As we are getting closer the date of closed-end fund Tri-Continental's (NYSE:TY) shareholder meeting, TY's board and Western Investment have both sent letters out to shareholders. I'll give my take on both of their arguments as to why their candidates should be elected to the board.
Tri-Continental's board started by sending a very strange letter to their shareholders in which they acknowledge that they were illegally withholding a shareholder list from Western Investment, and that a judge subsequently ordered them to provide the list. The tone of the letter made it seem as though the board was doing shareholders a favor by trying to thwart shareholder democracy, and not giving the fund's owners the chance to vote for Western Investment's nominees. The letter also states the following:
In addition, you should know that the proxy statement being used by the Hedge Funds contains a number of false and misleading statements and material omissions. We have brought these to the attention of the Hedge Funds who, as of yet, have not corrected such items.
The board could have corrected the "false and misleading statements and material omissions" in this letter, but chose not to. This leads me to believe that what they are saying is untrue, and that this is just an attempt to discredit the opposition without being able to back up their claim.
If I was a shareholder who received this letter, I would have even less confidence in the board than before.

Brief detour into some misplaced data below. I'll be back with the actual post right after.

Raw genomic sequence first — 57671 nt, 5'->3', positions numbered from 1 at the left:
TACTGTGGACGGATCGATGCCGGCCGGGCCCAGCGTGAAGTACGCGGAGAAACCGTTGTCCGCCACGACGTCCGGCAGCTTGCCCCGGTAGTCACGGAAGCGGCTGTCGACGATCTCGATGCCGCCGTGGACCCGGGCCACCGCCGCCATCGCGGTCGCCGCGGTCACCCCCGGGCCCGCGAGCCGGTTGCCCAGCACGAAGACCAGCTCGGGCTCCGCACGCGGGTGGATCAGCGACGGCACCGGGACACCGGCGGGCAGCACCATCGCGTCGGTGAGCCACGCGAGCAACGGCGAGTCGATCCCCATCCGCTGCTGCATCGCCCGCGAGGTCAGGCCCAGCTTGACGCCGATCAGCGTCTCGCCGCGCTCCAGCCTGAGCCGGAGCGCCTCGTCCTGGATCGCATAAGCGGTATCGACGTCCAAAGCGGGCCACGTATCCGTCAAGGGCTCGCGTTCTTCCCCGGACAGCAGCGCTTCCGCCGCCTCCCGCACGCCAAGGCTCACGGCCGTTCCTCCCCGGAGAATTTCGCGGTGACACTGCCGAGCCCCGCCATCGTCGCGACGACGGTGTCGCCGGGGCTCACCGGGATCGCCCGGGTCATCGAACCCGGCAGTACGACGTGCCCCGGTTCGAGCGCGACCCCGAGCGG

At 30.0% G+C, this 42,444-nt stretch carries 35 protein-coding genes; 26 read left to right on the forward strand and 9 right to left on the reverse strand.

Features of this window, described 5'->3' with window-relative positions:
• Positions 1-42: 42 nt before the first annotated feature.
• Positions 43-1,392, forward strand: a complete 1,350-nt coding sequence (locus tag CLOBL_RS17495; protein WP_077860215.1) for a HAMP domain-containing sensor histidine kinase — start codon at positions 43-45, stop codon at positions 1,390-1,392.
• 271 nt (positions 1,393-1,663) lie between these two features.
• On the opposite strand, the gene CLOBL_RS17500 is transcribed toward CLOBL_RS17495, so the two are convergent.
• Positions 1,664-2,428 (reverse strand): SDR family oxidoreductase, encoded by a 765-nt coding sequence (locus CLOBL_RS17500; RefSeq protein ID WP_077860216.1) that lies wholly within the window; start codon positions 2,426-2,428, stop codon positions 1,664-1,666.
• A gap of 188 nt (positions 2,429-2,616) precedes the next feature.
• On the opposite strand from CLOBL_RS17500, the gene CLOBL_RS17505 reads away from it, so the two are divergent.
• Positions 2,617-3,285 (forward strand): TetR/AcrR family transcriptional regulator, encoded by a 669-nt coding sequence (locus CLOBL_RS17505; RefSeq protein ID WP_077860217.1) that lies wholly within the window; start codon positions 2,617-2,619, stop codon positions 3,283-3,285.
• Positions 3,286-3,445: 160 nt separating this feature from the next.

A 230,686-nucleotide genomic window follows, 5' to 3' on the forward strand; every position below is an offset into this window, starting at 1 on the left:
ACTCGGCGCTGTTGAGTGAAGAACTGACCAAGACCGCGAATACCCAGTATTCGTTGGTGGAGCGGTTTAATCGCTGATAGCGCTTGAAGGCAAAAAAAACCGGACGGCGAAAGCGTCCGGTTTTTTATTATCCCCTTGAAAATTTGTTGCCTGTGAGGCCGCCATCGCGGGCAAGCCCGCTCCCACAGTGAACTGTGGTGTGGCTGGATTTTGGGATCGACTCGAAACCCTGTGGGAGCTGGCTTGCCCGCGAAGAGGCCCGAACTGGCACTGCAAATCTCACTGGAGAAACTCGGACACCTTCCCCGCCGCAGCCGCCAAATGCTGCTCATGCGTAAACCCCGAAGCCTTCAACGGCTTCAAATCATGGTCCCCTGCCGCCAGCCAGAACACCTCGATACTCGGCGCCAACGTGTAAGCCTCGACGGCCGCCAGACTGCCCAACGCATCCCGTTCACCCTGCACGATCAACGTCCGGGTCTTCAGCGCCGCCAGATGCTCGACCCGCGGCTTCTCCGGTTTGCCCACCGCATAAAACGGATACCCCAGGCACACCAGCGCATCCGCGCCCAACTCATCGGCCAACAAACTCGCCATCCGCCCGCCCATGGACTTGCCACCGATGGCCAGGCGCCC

The board then sent another letter to shareholders outlining why their nominees should be elected. Some points I'll highlight are (my comments are in parentheses):
1. TY is an old fund and has a relatively low expense ratio.
(This is true.)
2. Their directors have integrity and are of high quality.
(From their actions and statements so far in this proxy contest, I'm doubting this one.)
3. Western Investment's nominees are not interested in running TY for the long term.
(This is true. A vote for Western's nominees is essentially a vote to open-end or liquidate the fund.)
4. TY's year to date returns are beating the S&P 500.
(This is correct, but the time frame is too short to draw any conclusions from this.)
5. Merill Lynch's S&P 500 GEARED Fund (GRE) is trading at a discount.
(I really have no idea what their point is with this one.)
6. Virtually all of Tri-Continental’s stockholders acquired their shares at a discount to NAV.
(This is irrelevant. Shareholders should try to maximize their profits regardless of what price they paid for their shares.)
7. The discount is a positive for potential future investors, and past survey results said that most current shareholders are indifferent to the discount.
(As I've written before, the board should run the fund for current shareholders, not future shareholders. If current shareholders really are indifferent to the discount, the board's nominees have a very good chance of winning.)
8. Buying a fund at a 15% discount enhances the dividend yield by 17.6%.
(According to ETF Connect, TY's yield is only 1.37%. I don't think anyone is buying this fund for the yield.)
9. The closed-end format is superior to the open-end format for a number of reasons.
(This is true, but the long term performance of TY is showing that they have not taken advantage of the benefits of being a closed-end fund.)
I'll write about Western Investment's letter in my next post.